There is currently no cure for spinal cord injury or treatment to help nerve regeneration so therapies offering intervention are limited. People with severe spinal cord injuries can remain paralysed for life and this is often accompanied by incontinence.
A team led by Drs Liang-Fong Wong and Nicolas Granger from Bristol’s Faculty of Health Sciences has successfully transplanted genetically modified cells that secrete a treatment molecule shown to be effective at removing the scar following spinal cord damage. The scar in the damaged spinal cord typically limits recovery by blocking nerve regrowth.
On April 2, The Journal of Neuroscience published a study on the use of a single administration of a gene-therapy targeting scar tissue at the site of a spinal cord injury in rats. The gene therapy helped nerve cells survive, and improved function of the affected hind limbs over the course of weeks, raising the possibility that the therapy might be useful to treat humans with spinal cord injuries.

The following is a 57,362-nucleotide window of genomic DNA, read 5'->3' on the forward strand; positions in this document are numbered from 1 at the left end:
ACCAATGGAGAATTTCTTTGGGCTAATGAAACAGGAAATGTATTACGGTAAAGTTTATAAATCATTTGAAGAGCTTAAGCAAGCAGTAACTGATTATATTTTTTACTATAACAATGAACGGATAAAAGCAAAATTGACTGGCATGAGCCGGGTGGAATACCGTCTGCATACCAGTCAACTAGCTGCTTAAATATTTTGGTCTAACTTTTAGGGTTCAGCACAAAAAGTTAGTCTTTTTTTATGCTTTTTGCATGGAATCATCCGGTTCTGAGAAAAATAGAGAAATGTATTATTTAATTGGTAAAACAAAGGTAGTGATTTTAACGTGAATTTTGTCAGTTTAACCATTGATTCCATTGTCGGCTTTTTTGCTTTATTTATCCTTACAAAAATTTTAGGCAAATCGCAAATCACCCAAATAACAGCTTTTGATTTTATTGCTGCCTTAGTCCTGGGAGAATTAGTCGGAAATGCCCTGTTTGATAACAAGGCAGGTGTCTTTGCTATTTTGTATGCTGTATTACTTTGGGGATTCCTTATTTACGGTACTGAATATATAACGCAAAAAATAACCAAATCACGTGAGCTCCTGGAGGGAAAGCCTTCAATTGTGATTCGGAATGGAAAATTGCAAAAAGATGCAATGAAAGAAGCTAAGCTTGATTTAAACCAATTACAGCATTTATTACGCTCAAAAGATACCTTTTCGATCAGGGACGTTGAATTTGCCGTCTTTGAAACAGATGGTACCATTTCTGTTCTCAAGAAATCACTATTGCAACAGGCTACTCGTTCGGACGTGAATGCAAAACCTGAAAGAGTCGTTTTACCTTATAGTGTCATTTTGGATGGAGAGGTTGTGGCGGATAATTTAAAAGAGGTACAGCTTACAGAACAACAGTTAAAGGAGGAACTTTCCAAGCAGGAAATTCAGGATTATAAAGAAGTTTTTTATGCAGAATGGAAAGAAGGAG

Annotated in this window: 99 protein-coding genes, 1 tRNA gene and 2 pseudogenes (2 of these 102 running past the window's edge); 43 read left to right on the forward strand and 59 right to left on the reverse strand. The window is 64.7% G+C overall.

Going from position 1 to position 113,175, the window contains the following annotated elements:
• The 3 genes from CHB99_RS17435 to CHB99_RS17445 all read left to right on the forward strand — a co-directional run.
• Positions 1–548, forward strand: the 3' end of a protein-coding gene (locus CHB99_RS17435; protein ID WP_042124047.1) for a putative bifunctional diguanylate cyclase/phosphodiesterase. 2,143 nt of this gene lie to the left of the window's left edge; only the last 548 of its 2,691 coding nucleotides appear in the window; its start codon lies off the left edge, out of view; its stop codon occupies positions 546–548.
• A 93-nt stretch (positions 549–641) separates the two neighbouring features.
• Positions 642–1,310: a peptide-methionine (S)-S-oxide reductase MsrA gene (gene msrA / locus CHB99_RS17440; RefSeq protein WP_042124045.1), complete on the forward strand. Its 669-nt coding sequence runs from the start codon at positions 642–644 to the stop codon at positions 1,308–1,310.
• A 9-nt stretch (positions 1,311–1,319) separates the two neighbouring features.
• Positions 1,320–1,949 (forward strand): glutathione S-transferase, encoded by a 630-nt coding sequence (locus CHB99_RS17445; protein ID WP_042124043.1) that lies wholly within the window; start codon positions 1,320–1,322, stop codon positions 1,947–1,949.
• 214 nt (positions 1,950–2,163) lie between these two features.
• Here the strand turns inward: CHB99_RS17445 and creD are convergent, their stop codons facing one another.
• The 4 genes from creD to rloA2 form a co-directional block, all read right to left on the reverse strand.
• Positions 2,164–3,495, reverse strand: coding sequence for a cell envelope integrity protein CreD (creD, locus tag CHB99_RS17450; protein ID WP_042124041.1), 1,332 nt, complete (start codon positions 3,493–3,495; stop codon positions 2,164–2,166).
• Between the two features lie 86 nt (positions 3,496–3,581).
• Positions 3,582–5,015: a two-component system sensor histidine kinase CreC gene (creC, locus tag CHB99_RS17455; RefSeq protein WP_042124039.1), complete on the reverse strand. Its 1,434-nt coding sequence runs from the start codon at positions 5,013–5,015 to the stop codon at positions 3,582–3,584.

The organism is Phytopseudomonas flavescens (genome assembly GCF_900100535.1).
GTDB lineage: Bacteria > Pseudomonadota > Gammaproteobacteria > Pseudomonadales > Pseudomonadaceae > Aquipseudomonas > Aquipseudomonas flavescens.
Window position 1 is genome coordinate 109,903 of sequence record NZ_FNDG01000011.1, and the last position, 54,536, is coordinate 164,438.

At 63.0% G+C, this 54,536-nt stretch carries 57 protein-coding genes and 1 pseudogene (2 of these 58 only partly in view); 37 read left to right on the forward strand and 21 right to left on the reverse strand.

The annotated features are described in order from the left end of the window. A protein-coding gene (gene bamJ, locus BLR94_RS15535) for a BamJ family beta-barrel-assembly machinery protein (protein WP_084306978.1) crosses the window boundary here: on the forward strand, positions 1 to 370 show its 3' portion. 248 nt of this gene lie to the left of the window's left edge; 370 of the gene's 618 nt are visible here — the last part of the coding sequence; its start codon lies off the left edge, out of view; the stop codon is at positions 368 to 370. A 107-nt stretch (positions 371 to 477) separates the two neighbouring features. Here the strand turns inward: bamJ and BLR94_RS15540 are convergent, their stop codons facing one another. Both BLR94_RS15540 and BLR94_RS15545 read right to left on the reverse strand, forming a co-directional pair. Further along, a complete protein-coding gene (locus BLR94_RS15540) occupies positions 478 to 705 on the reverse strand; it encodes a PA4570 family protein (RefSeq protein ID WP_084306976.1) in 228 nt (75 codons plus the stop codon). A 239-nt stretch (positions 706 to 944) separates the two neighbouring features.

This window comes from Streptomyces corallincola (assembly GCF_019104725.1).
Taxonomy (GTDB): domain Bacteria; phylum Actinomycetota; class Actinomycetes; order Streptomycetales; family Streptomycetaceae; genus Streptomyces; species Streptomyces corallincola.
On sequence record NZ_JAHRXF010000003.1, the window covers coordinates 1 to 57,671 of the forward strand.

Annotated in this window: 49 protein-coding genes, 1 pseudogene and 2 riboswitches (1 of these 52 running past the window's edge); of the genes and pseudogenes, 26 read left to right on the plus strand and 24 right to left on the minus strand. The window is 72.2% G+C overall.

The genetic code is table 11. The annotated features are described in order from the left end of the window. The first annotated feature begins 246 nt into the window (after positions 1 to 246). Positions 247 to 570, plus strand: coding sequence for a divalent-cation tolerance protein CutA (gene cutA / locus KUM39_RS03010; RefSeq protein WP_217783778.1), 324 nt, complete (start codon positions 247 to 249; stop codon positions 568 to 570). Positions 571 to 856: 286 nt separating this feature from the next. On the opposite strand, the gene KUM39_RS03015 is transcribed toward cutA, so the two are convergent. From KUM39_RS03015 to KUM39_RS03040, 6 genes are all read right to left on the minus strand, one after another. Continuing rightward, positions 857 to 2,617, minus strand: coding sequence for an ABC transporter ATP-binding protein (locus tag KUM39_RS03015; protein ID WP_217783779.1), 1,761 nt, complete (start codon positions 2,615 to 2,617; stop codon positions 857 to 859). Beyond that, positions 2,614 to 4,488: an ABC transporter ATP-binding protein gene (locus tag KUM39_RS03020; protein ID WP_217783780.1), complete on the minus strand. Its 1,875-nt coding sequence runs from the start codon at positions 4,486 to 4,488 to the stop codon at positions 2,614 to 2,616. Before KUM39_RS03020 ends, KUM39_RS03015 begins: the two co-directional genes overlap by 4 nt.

Spinal cord injury is one of the most intractable medical problems, affecting, as it does, the main conduit for sensory and motor information from the brain to the body and back. When the spinal cord is injured, scar tissue forms, inhibiting re-growth of the axonal processes that make up the nerve cord.